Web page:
*Full disclosure* David Leite is a dear friend of mine and of Food Bloggers of Canada. He was the keynote speaker at our very first FBC conference back in 2013. Amidst a freak ice storm in April, he was the consummate professional. He warmed us all with his grace, humour and was forever declared an honourary Canadian.
This cocktail, which we refer to as “Amante,” borrows elements from two great classics: a sugary rim from the sidecar and tequila from the margarita. Deliciously tart rhubarb and sweet orange juice stand in for limes. We stash the glasses in the freezer for a while so they get frosty. They won’t stay that way for very long once you take them out, but they look so beautiful and appealing while they do. Rhubarb is known and relied on for its purgative powers—it’s a natural spring tonic.
Beef tostadas may be the sleeper hit of summer. Just slowly simmer some beef with ancho chiles and then pile the tender awesomeness atop crisped tortillas along with some black beans and homemade hot sauce. Tasting is believing. These beef tostadas are described, rather loftily, by the author as “dream-worthy.” We’re not about to argue with that. Heaps of tender, slow-cooked, shredded beef imbued with ancho top crisped tortillas and are smothered by black beans, pickled red onions, and hot sauce.
Muck Rack makes it simple to find people, tweets, or articles that mention any name, keyword, company, hashtag etc. We've compiled this guide to help you make the most of your search.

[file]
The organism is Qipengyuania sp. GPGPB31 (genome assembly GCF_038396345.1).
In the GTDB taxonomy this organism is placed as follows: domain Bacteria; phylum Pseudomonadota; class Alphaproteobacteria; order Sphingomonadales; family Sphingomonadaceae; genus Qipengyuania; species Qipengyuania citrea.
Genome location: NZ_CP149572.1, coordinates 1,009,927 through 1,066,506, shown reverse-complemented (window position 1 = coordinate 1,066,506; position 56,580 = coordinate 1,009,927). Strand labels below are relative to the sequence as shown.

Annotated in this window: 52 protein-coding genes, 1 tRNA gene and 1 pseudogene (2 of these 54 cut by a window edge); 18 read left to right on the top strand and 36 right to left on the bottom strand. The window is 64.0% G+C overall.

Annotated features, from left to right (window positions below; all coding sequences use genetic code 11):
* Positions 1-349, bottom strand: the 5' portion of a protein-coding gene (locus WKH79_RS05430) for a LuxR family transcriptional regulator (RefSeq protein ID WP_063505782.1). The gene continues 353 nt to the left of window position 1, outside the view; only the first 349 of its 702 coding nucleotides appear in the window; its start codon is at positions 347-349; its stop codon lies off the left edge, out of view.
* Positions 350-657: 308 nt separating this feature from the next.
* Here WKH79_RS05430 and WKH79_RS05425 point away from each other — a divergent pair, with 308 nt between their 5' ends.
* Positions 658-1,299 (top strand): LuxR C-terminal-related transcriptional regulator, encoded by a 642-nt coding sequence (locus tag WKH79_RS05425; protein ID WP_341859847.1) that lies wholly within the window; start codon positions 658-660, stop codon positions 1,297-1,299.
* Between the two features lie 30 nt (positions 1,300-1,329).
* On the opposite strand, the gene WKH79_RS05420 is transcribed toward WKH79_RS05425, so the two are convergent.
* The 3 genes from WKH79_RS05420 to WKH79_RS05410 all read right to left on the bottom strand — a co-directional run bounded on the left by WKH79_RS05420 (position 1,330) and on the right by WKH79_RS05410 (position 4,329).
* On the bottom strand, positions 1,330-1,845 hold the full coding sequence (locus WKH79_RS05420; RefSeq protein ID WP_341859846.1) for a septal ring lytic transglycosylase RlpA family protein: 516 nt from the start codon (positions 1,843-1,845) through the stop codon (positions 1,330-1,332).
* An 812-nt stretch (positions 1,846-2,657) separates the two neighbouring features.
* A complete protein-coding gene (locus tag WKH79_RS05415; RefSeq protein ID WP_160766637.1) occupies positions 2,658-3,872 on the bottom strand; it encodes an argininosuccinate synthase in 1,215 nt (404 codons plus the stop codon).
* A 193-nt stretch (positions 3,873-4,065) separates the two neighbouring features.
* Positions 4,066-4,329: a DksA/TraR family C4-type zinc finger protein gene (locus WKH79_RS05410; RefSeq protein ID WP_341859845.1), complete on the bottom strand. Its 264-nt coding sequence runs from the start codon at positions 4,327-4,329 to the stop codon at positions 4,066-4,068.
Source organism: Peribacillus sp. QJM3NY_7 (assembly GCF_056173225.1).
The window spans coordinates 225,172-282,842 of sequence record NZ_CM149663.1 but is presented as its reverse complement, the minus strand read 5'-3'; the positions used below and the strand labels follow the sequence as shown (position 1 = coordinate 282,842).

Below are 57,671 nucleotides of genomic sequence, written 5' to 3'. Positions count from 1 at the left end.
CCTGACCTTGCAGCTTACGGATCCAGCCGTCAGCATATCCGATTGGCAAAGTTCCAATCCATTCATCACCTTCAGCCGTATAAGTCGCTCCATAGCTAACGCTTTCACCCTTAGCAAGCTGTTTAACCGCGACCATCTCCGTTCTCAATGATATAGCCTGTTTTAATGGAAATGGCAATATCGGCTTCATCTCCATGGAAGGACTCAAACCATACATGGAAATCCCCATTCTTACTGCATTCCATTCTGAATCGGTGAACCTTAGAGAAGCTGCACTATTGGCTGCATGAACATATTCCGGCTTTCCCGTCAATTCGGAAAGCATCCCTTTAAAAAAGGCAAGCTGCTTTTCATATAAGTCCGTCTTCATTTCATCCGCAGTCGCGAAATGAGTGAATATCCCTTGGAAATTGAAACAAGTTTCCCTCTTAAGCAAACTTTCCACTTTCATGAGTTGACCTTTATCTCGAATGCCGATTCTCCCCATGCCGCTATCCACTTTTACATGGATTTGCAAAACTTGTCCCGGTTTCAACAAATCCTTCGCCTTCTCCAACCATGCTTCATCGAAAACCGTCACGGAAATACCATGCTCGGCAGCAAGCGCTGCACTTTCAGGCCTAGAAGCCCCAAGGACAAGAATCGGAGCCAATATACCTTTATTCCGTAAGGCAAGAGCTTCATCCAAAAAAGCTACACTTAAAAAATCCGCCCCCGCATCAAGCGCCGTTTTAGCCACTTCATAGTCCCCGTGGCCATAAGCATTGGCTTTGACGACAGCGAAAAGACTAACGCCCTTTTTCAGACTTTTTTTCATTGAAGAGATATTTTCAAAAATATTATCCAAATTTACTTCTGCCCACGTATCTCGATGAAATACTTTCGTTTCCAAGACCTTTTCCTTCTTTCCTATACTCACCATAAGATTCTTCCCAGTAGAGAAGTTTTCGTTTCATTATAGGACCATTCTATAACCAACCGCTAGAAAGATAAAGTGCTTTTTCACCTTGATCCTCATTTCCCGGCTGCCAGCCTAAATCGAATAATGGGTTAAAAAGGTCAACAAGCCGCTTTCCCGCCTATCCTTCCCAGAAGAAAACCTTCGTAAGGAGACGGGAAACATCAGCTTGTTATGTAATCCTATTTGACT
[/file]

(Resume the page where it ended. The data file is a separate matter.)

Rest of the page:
Selecting a term
Start searching tweets, articles from media outlets, articles mentioned in tweets, journalists'
names, titles and bios with some suggested searches:
Companies or Topics (e.g. iPhone, Microsoft)
Phrases (e.g. "cloud computing") — use quotes to keep the terms together
Twitter handles (e.g. @username) — returns those who have mentioned or replied to
Names (e.g. "David Pogue")
Hashtags (e.g. #sxsw, #london2012)
Bio details (e.g. vegan, Olympics, father)
Muck Rack's Advanced Search allows for many boolean operators.
Find results that mention multiple specified terms, use AND or
+. For example, ensure each result contains both Elon Musk and Mark Zuckerberg by
searching Obama AND Romney or Obama + Romney.
Use the operators OR or , to broaden your search when you'd like either of
multiple terms to appear in results. (This is the default behavior of our search when no operators
are used.) For example, search for democrat OR republican to find results that refer to
Democrats and/or Republicans.
Use NOT or - to subtract results from your search. For
example, searching Disney will yield results about the Walt Disney Company as well as Walt Disney
World Resort. To exclude mentions of Disney World, search for Disney -World or Disney
When using one of these operators with a phrase, enclose it in quotation marks. For example, you can
find results about smartphones excluding Apple's iPhone 4S by searching smartphone -"iPhone
Exact case matching or punctuation
If you're searching for a brand name or keyword that relies on specific punctuation marks or capitalization, you can
find results that match your exact query by adding matchcase: before the keyword you're searching for, like matchcase:E*TRADE .
Use parentheses to separate multiple
boolean phrases. For example, to find journalists talking about having fun in Disney World or
Disneyland, search for ("disney world" OR disneyland) AND fun.
An asterisk can be used to search for any variation of a root word truncated by the asterisk. For example, searching for admin* will return results for administrator, administration, administer, administered, etc.
A near operator is an AND operator where you can control the distance between the words. You can vary the distance the near operation uses by adding a forward slash and number (between 0-99) such as strawberries NEAR/10 "whipped cream", which means the strawberries must exist within 10 words of "whipped cream".